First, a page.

Little boys on the loose
Each boy in this gang of boys, or the “chillar party” in this film by Nitesh Tiwari and Vikas Bahl, has a quirk. One is a nerd and hence nicknamed Encyclopedia. Another is Silencer, and another, Panauti. They are children who live in the same apartment complex in Mumbai and are a bratty bunch. They lose in cricket every day against a better team of older boys in a neighbouring housing society and are constantly ridiculed by adults in the building.
The exposition in Chillar Party, when we are introduced to the gang, has promise. The writing has humour and the set-up is for an entertaining comedy.
Soon enough, a boy, Fatka, enters Chandan Nagar Society with his pet dog, a stray named Bheedu. Fatka is paid a pittance to wash the residents’ cars and lives in an abandoned blue car on the building premises. Fatka is a street tapori and the boys of the building are nasty to him. There’s camaraderie when the boys discover what Fatka is really good at—bowling at great speed, of course.
The story takes a melodramatic turn when a local politician announces a ruthless policy against street dogs. The boys, suddenly enraged, determined and unbelievably moral, declare war against adults who are unable to understand that Bheedu and Fatka should be together. The adults are unidimensionally evil and unsympathetic.
The first half has enough heart-warming moments for narrative propulsion. The boys are endearing and funny, and you begin to warm up to their little jokes and dilemmas, mostly involving cricket. Fatka’s introduction adds further momentum. The class divide between him and the resident gang is built up with humour and pathos.
I was particularly taken by a scene in which the boys lock the dog inside a car and Fatka runs around breathlessly looking for him. Bheedu is all Fatka has. The scene is sentimental, and stripped of irony—a classic tool to extract sympathy for the have-not. But it works, because of the way it has been written, filmed and performed.
The film’s casting is a success; all the actors are immersed in their roles and it’s only in a few scenes that it’s sorely evident that they’re trying all too hard to be children.
With the transformation of the boys into crusaders in the second half, the film plummets. The message becomes bigger than the children. Mumbai suddenly turns into a wonderland where thousands of children are marching in their chaddis as their helpless and shocked parents watch them on TV. An animated war of words between the “chillar party” and the menacingly cruel local politician, the villain, on television heightens the melodrama.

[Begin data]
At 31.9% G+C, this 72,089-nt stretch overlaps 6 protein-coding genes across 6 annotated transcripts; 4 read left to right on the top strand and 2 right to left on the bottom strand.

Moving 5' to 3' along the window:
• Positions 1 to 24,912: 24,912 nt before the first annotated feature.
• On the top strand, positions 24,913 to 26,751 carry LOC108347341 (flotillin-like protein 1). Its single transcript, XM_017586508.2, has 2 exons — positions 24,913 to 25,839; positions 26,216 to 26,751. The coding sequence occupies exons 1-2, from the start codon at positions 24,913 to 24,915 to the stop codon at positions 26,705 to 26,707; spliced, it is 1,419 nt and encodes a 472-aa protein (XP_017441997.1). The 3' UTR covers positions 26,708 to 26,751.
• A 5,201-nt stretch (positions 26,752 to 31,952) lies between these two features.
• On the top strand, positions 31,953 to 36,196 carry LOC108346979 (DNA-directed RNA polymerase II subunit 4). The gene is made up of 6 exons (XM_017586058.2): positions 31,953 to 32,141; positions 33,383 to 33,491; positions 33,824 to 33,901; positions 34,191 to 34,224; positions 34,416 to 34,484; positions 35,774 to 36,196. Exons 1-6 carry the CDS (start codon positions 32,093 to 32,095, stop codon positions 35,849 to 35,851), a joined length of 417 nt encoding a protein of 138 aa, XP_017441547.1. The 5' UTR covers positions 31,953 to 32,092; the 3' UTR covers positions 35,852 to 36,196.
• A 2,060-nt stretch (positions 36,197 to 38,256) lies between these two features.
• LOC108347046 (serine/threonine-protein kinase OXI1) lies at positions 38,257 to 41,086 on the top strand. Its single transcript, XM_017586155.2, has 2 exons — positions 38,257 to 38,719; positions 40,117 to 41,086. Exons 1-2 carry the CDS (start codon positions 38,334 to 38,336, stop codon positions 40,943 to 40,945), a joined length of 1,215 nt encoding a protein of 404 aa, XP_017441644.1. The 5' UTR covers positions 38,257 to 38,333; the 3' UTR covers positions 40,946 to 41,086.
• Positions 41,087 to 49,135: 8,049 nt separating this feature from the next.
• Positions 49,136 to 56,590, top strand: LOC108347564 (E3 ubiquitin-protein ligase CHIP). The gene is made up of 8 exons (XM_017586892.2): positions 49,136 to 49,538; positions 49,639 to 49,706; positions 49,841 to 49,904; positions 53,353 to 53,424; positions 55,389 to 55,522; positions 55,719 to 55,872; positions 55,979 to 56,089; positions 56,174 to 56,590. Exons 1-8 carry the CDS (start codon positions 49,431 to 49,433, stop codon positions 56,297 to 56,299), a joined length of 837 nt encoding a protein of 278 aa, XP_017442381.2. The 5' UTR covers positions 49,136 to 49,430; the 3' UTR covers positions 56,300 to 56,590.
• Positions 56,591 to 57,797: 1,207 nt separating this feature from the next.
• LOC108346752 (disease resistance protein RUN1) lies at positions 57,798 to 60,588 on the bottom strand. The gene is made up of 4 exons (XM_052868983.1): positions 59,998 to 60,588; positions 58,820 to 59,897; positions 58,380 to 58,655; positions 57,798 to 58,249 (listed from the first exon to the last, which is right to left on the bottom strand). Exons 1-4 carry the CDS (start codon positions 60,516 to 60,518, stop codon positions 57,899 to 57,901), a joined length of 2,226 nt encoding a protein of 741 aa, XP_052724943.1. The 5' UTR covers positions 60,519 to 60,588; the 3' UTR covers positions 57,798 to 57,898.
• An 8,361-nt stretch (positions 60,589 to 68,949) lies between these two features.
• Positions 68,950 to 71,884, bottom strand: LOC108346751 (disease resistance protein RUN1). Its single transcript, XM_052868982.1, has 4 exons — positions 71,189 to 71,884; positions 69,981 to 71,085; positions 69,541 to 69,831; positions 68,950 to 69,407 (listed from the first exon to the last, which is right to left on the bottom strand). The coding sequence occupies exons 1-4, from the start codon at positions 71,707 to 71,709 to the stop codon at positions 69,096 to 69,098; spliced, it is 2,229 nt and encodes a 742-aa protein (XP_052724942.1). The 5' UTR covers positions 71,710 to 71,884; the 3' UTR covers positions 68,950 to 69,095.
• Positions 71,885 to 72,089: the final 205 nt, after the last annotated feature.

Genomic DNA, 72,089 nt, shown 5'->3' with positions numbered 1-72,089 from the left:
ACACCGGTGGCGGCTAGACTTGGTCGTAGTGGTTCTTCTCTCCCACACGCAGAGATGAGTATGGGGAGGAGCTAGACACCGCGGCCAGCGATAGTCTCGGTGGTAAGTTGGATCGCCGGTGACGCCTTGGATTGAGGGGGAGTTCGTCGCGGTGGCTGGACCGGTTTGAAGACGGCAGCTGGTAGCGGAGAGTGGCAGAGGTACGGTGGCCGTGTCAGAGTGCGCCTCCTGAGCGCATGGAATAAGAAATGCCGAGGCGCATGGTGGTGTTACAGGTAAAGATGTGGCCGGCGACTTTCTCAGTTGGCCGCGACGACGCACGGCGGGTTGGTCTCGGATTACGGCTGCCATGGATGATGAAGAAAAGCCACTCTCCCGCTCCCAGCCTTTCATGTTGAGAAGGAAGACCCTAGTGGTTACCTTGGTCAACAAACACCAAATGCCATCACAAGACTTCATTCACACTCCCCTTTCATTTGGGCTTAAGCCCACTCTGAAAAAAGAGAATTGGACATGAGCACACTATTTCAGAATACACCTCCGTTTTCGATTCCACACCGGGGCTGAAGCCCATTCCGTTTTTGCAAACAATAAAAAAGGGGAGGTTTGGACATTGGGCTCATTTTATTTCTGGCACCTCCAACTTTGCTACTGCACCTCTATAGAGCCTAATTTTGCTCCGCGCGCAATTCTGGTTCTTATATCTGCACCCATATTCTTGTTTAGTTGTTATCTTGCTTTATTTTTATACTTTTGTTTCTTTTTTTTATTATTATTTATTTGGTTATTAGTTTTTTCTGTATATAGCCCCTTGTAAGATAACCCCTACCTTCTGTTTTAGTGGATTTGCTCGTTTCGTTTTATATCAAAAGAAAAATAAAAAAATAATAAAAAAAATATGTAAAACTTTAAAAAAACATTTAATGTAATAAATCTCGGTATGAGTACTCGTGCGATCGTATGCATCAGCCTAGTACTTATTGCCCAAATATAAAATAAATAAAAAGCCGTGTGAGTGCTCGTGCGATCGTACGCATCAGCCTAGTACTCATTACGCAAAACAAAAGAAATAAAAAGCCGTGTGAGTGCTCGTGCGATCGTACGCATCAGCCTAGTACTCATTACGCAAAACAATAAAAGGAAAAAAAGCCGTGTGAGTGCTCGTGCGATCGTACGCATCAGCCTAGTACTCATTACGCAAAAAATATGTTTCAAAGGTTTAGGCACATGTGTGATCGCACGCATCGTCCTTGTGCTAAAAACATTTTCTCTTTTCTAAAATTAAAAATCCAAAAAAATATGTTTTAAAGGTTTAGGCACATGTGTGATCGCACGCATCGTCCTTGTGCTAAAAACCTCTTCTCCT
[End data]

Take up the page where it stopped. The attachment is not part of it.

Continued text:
The only weakness of this film, and it’s a weakness that spells its doom, is the writers’ naive portrayal of childhood for an overwhelming emotional message. Children are survivors, they like things their way, and convenient. If Chillar Party had been treated as a fantasy tale, the story would have perhaps worked better with children, but it doesn’t with this garb of realism.
Barring a few enjoyable moments, Chillar Party does not have much going for it. Tiwari and Bahl do not intend it to be a film about childhood for adults, but even strictly as a children’s film, it is not a spectacular entertainer. It has heart, but poor writing makes the emotions burdensome.
Chillar Party released in theatres on Friday.
A sequel that kills
In the season of sequels, another one hits the screens this weekend. Except that ‘Murder 2’ is not exactly a sequel. Besides the name, there are few elements in common with the 2004 hit that made Mallika Sherawat a star.
One commonality is Emraan Hashmi. The second is murder; rather, several murders, as the villain in ‘Murder 2’ is a complex, ruthless, perverted serial killer. The baton for direction passes on to Mohit Suri, who takes a story by Mahesh Bhatt (seemingly inspired by the Korean film ‘The Chaser’) and an unoriginal screenplay by Shagufta Rafique to create a haunting suspense thriller. Unless you have seen the Korean original, it is hard to predict what horror lies around the corner.
The charmless Hashmi plays Goa racketeer Arjun, a former policeman who takes on any job that pays well. This time he has been hired by a pimp to investigate a curious case of missing prostitutes. While doing that Arjun has to also balance the expectations of his model companion, Priya (Jacqueline Fernandez), and battle against the police, which is not enthusiastic about his involvement in the case. But Arjun is determined to crack the case, and find not only the perpetrator but also his last teenage victim.
Hashmi brings nothing particular to the role except a bad hairstyle (a mullet in modern-day Goa?), while Fernandez looks adequately glamorous though her role requires fewer clothes than dialogues. The other performances are amateurish and the production values veer between Alfred Hitchcock and Ram Gopal Varma.
There are two positives in this thriller. The first is that Suri maintains a sharp pace to the proceedings, which never allows interest to flag, except in the latter half when he shows a long sequence of a drunk and troubled Priya. The director builds the suspense in some scenes so dramatically that you can feel your pulse racing. But perhaps the biggest reason to see this film is Prashant Narayanan. Kept out of the publicity to maintain an element of surprise, Narayanan is sinister, purely evil and magnificently deviant, raising the level of this film by several notches. With small movements of his facial muscles and his body language, he breathes life into one of the most menacing villains of contemporary Indian cinema.
‘Murder 2’ released in theatres on Friday.